Next, the process hashes the subscriber terminal identification number, as depicted at block 210, and as discussed above with reference to hash algorithm 110. Note that the input for this hash function may be a subscriber unit ID number determined at block 202, or a modified subscriber terminal identification number modified at the step shown at block 206. The output of the hash function is a communication parameter indicator.
Next, the process selects a communication parameter in response to the communication parameter indicator, as illustrated at block 212. In a preferred embodiment, the selection of a communication parameter in a group mode may include the selection of a carrier frequencies for subscriber terminals in a concentrated subscriber unit. Selection of a communication parameter in a distributed mode may include the selection of an offset time used by subscriber terminals in a concentrated subscriber unit to determine a time for accessing the communication system, which prevents all or many of the subscriber terminals from trying to access the system at the same offset time.
Finally, the process for selecting a communication parameter terminates as shown at block 214.
Note that the process depicted in FIG. 4 may be performed in infrastructure 28 or concentrated subscriber unit 26. The method and system of the present invention have the advantage of being able to select a common, or same-valued, communication parameter for each terminal unit 38 in concentrated subscriber unit 26 when it is important that such a communication parameter be the same for all terminal units. Additionally, when it is important that the communication parameter selected not be the same among terminal units 38 in concentrated subscriber unit 26, the present method and system provides a distributed communication parameter selected mode. Thus, the communication parameter selection modes of the present invention permit common parameter selection for shared resources, and distributed parameter selection when such resources should not be shared at the same time.
In some embodiments of the present invention, a number of bits may be appended to the extended system parameters message, which is defined in IS 2000, to specify a number of least significant bits that will be set to 0 by ID number masker 112. This message is a broadcast message, which need not be individually transmitted through each subscriber unit like a mobile station directed message. In a preferred embodiment, three bits may be used in order to specify from 0 to 7 bits that may be set to a predetermined value.
Another advantage of the present invention over the prior art is that the present invention does not require a database that records or identifies the concentrated subscriber units in the communication system in order to treat them differently when instructions are sent for changing carrier frequencies or paging channels. In the present invention, if, say, the least significant five bits in the subscriber unit ID number are masked to 0, consecutive subscriber unit ID numbers may hash into groups each containing 32 subscriber ID numbers. Using this system, a concentrated subscriber unit may be built with 32 subscriber terminals, each numbered sequentially so that the hashing function will select the same carrier frequency for all 32 subscriber terminals. If a concentrated subscriber unit in the same system is designed with 16 subscriber terminals, the remaining 16 subscriber unit identification numbers in the group of 32 may be assigned to subscriber units supporting a single channel, such as subscriber units 22 and 24 in FIG. 1. It is not important to the system whether the subscriber unit has a single channel, or whether it is a member of a concentrated subscriber unit having multiple channels sharing a communication resource.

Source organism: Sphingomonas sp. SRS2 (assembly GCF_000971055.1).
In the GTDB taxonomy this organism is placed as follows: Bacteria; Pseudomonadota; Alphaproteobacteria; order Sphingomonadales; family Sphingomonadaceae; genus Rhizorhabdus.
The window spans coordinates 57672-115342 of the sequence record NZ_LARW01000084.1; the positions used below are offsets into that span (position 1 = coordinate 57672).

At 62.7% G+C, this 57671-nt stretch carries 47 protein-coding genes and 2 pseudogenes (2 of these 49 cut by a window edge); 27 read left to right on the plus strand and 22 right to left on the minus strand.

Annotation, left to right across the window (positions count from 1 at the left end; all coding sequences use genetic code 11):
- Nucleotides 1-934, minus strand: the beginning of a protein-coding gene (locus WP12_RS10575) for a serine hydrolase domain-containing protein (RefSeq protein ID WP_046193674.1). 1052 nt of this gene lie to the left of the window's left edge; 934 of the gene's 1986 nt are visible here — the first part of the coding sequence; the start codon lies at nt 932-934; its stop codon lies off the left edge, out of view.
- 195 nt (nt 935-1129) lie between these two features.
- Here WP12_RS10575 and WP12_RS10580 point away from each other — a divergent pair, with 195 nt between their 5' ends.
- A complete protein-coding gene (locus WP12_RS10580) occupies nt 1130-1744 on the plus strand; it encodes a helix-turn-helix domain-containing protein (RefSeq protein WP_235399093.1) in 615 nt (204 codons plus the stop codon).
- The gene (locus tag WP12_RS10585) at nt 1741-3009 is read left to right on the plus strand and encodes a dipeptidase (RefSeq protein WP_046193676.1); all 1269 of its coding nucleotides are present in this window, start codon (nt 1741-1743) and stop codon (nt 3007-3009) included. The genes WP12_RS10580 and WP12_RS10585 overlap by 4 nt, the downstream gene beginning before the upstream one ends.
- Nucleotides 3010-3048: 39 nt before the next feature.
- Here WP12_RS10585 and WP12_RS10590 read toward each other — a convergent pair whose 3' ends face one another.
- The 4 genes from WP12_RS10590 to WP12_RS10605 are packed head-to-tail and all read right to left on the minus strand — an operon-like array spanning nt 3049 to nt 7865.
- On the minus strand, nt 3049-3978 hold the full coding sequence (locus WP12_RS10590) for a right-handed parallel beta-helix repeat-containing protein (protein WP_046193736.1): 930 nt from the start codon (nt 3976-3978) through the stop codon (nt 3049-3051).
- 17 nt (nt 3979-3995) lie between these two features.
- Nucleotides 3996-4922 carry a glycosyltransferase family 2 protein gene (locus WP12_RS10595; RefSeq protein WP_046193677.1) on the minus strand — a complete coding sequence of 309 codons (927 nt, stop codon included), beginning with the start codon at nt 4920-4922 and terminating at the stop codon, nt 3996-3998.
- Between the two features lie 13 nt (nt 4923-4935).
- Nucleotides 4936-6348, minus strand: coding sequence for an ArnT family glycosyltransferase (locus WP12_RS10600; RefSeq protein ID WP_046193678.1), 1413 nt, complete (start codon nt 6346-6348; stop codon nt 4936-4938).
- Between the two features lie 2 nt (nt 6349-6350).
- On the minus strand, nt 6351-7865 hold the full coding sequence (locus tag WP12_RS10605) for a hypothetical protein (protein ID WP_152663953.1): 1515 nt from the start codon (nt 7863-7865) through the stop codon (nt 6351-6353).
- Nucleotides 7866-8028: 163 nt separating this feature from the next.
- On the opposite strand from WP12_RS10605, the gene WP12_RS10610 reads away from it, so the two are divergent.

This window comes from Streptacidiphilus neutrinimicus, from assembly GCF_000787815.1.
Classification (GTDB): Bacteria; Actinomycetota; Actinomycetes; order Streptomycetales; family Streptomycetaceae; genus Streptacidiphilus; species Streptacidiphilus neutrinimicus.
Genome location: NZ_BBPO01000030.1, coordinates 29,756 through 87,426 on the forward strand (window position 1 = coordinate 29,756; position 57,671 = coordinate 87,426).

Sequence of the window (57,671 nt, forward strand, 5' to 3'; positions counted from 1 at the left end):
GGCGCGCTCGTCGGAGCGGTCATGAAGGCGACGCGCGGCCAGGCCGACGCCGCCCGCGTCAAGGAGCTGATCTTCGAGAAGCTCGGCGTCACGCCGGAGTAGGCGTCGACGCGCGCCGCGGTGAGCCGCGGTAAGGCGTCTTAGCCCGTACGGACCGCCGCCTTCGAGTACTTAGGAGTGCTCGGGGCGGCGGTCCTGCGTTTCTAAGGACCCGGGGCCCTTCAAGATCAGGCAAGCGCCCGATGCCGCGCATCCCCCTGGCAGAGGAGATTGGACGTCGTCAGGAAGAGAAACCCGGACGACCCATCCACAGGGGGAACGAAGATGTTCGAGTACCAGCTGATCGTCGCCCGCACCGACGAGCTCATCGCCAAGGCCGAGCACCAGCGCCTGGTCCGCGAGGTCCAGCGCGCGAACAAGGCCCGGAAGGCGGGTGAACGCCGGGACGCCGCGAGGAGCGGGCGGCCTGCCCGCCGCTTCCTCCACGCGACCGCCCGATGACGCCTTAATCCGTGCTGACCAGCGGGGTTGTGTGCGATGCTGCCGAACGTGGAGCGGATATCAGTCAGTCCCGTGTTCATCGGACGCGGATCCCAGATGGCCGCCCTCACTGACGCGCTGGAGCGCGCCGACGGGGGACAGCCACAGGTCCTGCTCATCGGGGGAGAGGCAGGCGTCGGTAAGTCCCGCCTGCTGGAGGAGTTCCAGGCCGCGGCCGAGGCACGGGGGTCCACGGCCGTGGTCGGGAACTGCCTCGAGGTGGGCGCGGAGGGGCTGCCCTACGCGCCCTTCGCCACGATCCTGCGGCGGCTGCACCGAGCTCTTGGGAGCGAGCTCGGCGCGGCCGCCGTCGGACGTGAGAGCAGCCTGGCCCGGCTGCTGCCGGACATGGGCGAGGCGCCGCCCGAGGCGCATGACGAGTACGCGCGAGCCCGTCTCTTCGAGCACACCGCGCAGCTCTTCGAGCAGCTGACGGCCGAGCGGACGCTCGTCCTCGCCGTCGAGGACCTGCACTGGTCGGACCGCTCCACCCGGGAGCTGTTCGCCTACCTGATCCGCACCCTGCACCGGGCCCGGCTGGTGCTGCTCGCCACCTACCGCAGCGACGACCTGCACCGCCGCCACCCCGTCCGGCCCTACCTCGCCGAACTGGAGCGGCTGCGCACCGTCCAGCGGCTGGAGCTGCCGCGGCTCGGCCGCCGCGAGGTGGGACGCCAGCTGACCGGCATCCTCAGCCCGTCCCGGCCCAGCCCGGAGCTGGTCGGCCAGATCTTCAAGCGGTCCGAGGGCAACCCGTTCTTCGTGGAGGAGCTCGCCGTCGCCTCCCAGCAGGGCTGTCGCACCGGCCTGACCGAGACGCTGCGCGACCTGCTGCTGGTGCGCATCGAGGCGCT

The foregoing description of a preferred embodiment of the invention has been presented for the purpose of illustration and description. It is not intended to be exhaustive or to limit the invention to the precise form disclosed. Obvious modifications or variations are possible in light of the above teachings. The embodiment was chosen and described to provide the best illustration of the principles of the invention and its practical application, and to enable one of ordinary skill in the art to utilize the invention in various embodiments and with various modifications as are suited to the particular use contemplated. All such modifications and variations are within the scope of the invention as determined by the appended claims when interpreted in accordance with the breadth to which they are fairly, legally, and equitably entitled.
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|International Classification||H04W84/14, H04W72/04|
|Cooperative Classification||H04W28/18, H04W72/02, H04W84/14, H04W8/26, H04W12/10|
|Jul 2, 1999||AS||Assignment|
Owner name: MOTOROLA, INC., ILLINOIS
Free format text: ASSIGNMENT OF ASSIGNORS INTEREST;ASSIGNORS:ST. CLAIR, JON QUIN;WILLEY, WILLIAM DANIEL;REEL/FRAME:010067/0203;SIGNING DATES FROM 19990624 TO 19990625
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|Apr 6, 2011||AS||Assignment|
Owner name: MOTOROLA SOLUTIONS, INC., ILLINOIS
Free format text: CHANGE OF NAME;ASSIGNOR:MOTOROLA, INC;REEL/FRAME:026081/0001
Effective date: 20110104